Server monitoring is one of the most important aspects of managing a network. Cacti is a free PHP/MySQL script which can monitor everything from process counts to bandwidth, and is fairly easy to setup and use. If you have multiple clients you can even delegate specific access levels so that they can only view the graphs relevant to them.
This tutorial will guide you through setting up and configuring Cacti on a Linux server.
This tutorial assumes that you are running a vanilla installation of CentOS 5.1 with a typical LAMP setup. The main requirements for a Cacti installation are Apache, MySQL, PHP (with php-snmp and php-mysql), and net-snmp.
First of all, login to your server via SSH. One of the core requirements of Cacti is RRDTool, which unfortunately isn’t in the CentOS repositories. However, there are a number of RPMs maintained for RHEL, which you can find here:
I used the i386 packages for RHEL5, which at the time of writing were as follows:
wget these to your server, and then run the following rpm command to install them:
rpm -ivh rrdtool-1.2.23-1.el5.rf.i386.rpm rrdtool-devel-1.2.23-1.el5.rf.i386.rpm perl-rrdtool-1.2.23-1.el5.rf.i386.rpm
If you haven’t done so already, install net-snmp:
yum install net-snmp
At this point we will add a simple snmp configuration file for Cacti. Navigate to /etc/snmp and edit snmpd.conf. Delete everything in there and insert the following:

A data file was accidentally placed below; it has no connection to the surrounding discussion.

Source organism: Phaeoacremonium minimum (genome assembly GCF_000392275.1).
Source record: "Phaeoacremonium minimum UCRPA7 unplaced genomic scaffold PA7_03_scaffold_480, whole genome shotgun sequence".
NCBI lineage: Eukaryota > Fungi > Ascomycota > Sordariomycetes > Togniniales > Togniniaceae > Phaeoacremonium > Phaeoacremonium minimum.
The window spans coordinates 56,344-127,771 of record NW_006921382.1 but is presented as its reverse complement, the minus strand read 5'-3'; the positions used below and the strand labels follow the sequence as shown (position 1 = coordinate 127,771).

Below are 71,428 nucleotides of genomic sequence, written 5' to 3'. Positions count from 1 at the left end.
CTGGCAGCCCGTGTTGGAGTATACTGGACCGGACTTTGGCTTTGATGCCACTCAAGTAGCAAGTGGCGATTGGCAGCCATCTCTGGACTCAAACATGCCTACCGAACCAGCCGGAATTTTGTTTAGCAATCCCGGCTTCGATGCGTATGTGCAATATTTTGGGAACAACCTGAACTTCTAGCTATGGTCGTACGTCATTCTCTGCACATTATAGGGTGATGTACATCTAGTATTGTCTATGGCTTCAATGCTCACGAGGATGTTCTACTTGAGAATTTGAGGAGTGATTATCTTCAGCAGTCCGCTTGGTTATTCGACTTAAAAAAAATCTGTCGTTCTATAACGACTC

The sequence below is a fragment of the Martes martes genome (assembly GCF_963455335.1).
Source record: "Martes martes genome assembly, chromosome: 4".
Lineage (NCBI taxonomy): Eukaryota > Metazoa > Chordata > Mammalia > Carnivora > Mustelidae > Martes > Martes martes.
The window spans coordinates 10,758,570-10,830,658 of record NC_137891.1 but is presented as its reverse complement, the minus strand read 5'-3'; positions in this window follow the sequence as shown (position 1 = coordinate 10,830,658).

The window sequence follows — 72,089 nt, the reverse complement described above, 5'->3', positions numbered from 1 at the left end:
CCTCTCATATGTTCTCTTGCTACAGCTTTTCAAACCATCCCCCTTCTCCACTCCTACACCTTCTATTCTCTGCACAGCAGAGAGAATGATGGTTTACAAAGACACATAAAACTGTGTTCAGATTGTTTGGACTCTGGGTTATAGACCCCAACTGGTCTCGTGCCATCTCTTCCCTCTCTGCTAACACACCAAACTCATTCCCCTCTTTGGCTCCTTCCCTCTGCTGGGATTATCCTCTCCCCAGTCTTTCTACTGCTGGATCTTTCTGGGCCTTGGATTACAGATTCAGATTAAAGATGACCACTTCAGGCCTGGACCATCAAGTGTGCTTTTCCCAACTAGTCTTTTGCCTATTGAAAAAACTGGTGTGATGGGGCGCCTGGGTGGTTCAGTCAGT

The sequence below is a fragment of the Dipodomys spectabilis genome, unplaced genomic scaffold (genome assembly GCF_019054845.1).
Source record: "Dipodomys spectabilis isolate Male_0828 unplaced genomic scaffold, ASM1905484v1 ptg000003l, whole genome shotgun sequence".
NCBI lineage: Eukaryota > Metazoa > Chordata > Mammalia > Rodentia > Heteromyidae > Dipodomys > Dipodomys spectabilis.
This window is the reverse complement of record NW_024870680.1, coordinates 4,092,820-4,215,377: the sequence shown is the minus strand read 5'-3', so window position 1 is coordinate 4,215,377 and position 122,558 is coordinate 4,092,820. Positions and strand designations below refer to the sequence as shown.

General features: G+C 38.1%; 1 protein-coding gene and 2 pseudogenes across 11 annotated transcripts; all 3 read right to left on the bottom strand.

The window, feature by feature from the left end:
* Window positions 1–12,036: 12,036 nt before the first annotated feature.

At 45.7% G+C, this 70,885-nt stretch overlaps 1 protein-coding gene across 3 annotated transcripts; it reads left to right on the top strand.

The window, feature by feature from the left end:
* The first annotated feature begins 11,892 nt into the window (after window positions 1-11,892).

This simple configuration is enough to get Cacti up and running. Save and exit the file, then restart snmpd:
service snmpd restart
Now setup a user account for cacti. Depending on your system setup you will have to do this through SSH, or you can set up an account through cPanel/Plesk/Webmin. Once this is done, create a new MySQL database and assign a user to it.
Now go to the cacti website and download the latest release from here:
Extract it, and upload it via FTP. Alternatively, wget the archive using SSH, like so:
Now edit the file config.php in the include directory. Change the database connections settings to match the database you created, and save it. Now just browse to the cacti directory in your web browser and follow the installer.
The final step to take is to setup the cronjob to run the poller (which processes all the Cacti stats). You can do this through your control panel or through SSH by editing the /etc/crontab file. Here is what mine looks like:
*/5 * * * * cacti php /var/www/html/poller.php > /dev/null 2>&1
This runs the poller as the user cacti every 5 minutes, which is the standard setting.
Now login to Cacti. You will be prompted to change your administrator password when you first login. Once this is done, you will be presented with the Cacti console.
Congratulations, you have succesfully installed Cacti! You can now add devices and configure graphs using the control panel.